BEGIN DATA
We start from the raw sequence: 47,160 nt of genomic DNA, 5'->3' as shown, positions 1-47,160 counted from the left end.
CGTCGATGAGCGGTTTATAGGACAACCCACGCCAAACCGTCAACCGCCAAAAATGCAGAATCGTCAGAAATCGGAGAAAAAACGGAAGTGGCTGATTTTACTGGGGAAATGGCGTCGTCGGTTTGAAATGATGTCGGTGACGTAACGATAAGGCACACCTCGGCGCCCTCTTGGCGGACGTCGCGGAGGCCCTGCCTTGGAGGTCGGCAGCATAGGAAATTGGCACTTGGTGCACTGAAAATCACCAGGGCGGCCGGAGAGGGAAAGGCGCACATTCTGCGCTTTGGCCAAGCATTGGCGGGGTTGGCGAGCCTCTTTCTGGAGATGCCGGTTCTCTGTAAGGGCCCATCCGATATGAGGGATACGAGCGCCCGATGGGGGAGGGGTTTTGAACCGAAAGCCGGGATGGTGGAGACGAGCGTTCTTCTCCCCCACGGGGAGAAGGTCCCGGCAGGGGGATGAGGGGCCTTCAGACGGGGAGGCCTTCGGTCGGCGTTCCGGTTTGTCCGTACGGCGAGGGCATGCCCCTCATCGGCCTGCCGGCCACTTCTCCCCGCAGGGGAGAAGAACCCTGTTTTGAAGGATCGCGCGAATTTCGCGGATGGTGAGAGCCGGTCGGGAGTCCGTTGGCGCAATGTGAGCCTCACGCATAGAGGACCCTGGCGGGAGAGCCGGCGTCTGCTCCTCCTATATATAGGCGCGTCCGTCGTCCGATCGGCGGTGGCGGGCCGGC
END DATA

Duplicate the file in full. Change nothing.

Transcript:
We start from the raw sequence: 47,160 nt of genomic DNA, 5'->3' as shown, positions 1-47,160 counted from the left end.
CGTCGATGAGCGGTTTATAGGACAACCCACGCCAAACCGTCAACCGCCAAAAATGCAGAATCGTCAGAAATCGGAGAAAAAACGGAAGTGGCTGATTTTACTGGGGAAATGGCGTCGTCGGTTTGAAATGATGTCGGTGACGTAACGATAAGGCACACCTCGGCGCCCTCTTGGCGGACGTCGCGGAGGCCCTGCCTTGGAGGTCGGCAGCATAGGAAATTGGCACTTGGTGCACTGAAAATCACCAGGGCGGCCGGAGAGGGAAAGGCGCACATTCTGCGCTTTGGCCAAGCATTGGCGGGGTTGGCGAGCCTCTTTCTGGAGATGCCGGTTCTCTGTAAGGGCCCATCCGATATGAGGGATACGAGCGCCCGATGGGGGAGGGGTTTTGAACCGAAAGCCGGGATGGTGGAGACGAGCGTTCTTCTCCCCCACGGGGAGAAGGTCCCGGCAGGGGGATGAGGGGCCTTCAGACGGGGAGGCCTTCGGTCGGCGTTCCGGTTTGTCCGTACGGCGAGGGCATGCCCCTCATCGGCCTGCCGGCCACTTCTCCCCGCAGGGGAGAAGAACCCTGTTTTGAAGGATCGCGCGAATTTCGCGGATGGTGAGAGCCGGTCGGGAGTCCGTTGGCGCAATGTGAGCCTCACGCATAGAGGACCCTGGCGGGAGAGCCGGCGTCTGCTCCTCCTATATATAGGCGCGTCCGTCGTCCGATCGGCGGTGGCGGGCCGGC